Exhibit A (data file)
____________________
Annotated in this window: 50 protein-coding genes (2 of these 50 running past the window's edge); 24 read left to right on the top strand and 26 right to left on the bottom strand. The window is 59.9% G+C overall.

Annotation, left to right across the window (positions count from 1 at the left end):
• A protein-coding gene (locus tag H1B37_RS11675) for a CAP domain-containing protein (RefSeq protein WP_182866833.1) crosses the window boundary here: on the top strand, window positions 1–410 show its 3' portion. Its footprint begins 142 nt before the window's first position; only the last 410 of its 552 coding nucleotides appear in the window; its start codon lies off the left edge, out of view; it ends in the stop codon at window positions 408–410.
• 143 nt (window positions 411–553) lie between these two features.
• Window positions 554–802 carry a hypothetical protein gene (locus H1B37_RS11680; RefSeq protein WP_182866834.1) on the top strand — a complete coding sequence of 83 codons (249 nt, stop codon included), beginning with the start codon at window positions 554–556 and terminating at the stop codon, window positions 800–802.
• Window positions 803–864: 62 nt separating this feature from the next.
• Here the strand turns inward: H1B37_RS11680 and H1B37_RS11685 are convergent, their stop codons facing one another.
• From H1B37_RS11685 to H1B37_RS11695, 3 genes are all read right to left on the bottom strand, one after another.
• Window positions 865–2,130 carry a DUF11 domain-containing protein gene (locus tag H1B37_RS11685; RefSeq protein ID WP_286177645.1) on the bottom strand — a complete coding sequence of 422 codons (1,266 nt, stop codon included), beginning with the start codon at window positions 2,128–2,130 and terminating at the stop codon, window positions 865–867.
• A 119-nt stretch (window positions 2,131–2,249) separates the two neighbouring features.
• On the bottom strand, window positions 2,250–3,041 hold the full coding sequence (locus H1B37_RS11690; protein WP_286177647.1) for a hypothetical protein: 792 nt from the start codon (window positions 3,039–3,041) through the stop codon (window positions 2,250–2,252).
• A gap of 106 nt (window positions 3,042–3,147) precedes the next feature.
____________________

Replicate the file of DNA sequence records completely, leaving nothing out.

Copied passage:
Annotated in this window: 50 protein-coding genes (2 of these 50 running past the window's edge); 24 read left to right on the top strand and 26 right to left on the bottom strand. The window is 59.9% G+C overall.

Annotation, left to right across the window (positions count from 1 at the left end):
• A protein-coding gene (locus tag H1B37_RS11675) for a CAP domain-containing protein (RefSeq protein WP_182866833.1) crosses the window boundary here: on the top strand, window positions 1–410 show its 3' portion. Its footprint begins 142 nt before the window's first position; only the last 410 of its 552 coding nucleotides appear in the window; its start codon lies off the left edge, out of view; it ends in the stop codon at window positions 408–410.
• 143 nt (window positions 411–553) lie between these two features.
• Window positions 554–802 carry a hypothetical protein gene (locus H1B37_RS11680; RefSeq protein WP_182866834.1) on the top strand — a complete coding sequence of 83 codons (249 nt, stop codon included), beginning with the start codon at window positions 554–556 and terminating at the stop codon, window positions 800–802.
• Window positions 803–864: 62 nt separating this feature from the next.
• Here the strand turns inward: H1B37_RS11680 and H1B37_RS11685 are convergent, their stop codons facing one another.
• From H1B37_RS11685 to H1B37_RS11695, 3 genes are all read right to left on the bottom strand, one after another.
• Window positions 865–2,130 carry a DUF11 domain-containing protein gene (locus tag H1B37_RS11685; RefSeq protein ID WP_286177645.1) on the bottom strand — a complete coding sequence of 422 codons (1,266 nt, stop codon included), beginning with the start codon at window positions 2,128–2,130 and terminating at the stop codon, window positions 865–867.
• A 119-nt stretch (window positions 2,131–2,249) separates the two neighbouring features.
• On the bottom strand, window positions 2,250–3,041 hold the full coding sequence (locus H1B37_RS11690; protein WP_286177647.1) for a hypothetical protein: 792 nt from the start codon (window positions 3,039–3,041) through the stop codon (window positions 2,250–2,252).
• A gap of 106 nt (window positions 3,042–3,147) precedes the next feature.